Thursday, April 07, 2011

The Players Who Commit Headshots Are Not Evil



You had to know that it wouldn't be too long before Raffi Torres found himself in hot water over a headshot. Having watched him play all season, it's been clear to me that, while he tends to hit cleanly (and beautifully, at times), he also hits often (134 this season). This style of play is not without its risks. By this, I mean head hits like the one Torres laid on Jordan Eberle.

I'm not excusing it or arguing against the suspension handed down this afternoon. Torres deserved to be suspended for this hit because of what it was. This was a headshot. He did not, however, deserve to be demonized for it. Unfortunately, he was, and it wasn't fair. This was an accident. Most headshots are.

As long as there's hitting, headshots are unavoidable in the NHL. Make the punishment as stiff as you want--they'll still happen. They're a part of this game, not unlike hooking, tripping, high sticking and all the other infractions that are against the rules and still find ways to occur, usually by accident. And yet, we've somehow reduced this complicated issue down to an issue of bad people doing bad things. So often, we argue about the player's intent, as though he intended to concuss the victim when he took his first stride. Most of the time, intent has nothing to do with it. The player intended to make a hit. It just didn't go well.

Other NHL accidents are understood for what they are. Players get four-minute minors for cutting a guy's face with a high stick. There's no good time or strategic reason to take this penalty, and yet, somehow, we see double minors on the regular. That's because, no matter how disciplined these guys are with their sticks and no matter how stiff the consequences for getting them up, it still just happens sometimes. It's a fast game, and when a guy turns suddenly, your perfect position can become a dangerous one in a hurry. People understand this, except when it comes to headshots. Every one of those seems a clear-cut case of black-and-white villainy. We react to each ugly hit like the perpetrator was secretly the devil all along.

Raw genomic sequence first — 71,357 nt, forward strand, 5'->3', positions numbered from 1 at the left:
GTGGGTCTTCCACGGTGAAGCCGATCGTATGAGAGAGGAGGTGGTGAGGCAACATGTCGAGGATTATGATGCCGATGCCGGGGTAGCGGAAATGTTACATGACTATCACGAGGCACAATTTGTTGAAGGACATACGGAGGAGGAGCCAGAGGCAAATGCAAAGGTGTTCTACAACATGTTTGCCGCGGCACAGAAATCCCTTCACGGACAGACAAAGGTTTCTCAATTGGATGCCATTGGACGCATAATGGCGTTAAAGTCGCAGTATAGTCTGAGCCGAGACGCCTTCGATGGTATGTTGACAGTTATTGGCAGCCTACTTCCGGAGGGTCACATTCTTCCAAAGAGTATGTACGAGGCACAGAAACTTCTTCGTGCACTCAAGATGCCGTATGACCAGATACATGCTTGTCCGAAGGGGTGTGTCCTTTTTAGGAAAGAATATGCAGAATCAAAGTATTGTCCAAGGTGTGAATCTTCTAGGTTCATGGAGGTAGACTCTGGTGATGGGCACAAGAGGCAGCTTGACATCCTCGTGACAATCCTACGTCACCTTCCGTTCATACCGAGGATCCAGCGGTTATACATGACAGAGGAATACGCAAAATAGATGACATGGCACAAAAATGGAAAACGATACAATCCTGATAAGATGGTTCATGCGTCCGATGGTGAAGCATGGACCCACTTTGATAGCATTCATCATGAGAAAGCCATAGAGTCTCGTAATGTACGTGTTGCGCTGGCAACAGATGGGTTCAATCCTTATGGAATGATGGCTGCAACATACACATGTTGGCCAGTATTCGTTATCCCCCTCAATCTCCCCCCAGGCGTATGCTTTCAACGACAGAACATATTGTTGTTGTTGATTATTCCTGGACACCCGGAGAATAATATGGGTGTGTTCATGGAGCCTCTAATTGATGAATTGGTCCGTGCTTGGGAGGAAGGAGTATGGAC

People act like every headshot is fully avoidable, like a shoulder making contact with the head is some sort of preplanned act of violence. We vilify these guys immediately, then turn our noses up at their brutality. You half expect a random search of the perpetrator's locker to turn up diagrams of the victim's skull with a bright red X exactly where the hit took place. We suddenly imagine the perpetrator twirling a moustache, making off with a princess, or petting an evil sidecat with a robotic arm.

Never, except for this sudden age of headshot hysteria, have these guys been so thoroughly psychoanalyzed: Did he mean to do it? Was his elbow tucked? In this freeze-frame, he's in the air. Did he leave his feet, or did the contact lift him off the ground? Are those horns I see under his helmet? Does reflection in the ice appear eerily goatlike to you?

The problem is that these are workplace accidents in a workplace we don't want to admit is flawed. If most headshots are mostly accidental, that would indicate the problem is with the game, not the players playing it. Nobody wants to admit that. The game is awesome right now. It's exciting. It's fast. So, rather than admit the game might have to undergo some unwanted changes to increase player safety, we demonize the players that continue to remind us of the inevitable. Effectively, we shoot the messenger. We've spent a year critizing NHLers for being unable to simply will headshots away. Maybe it's worth considering if the problem lies elswhere.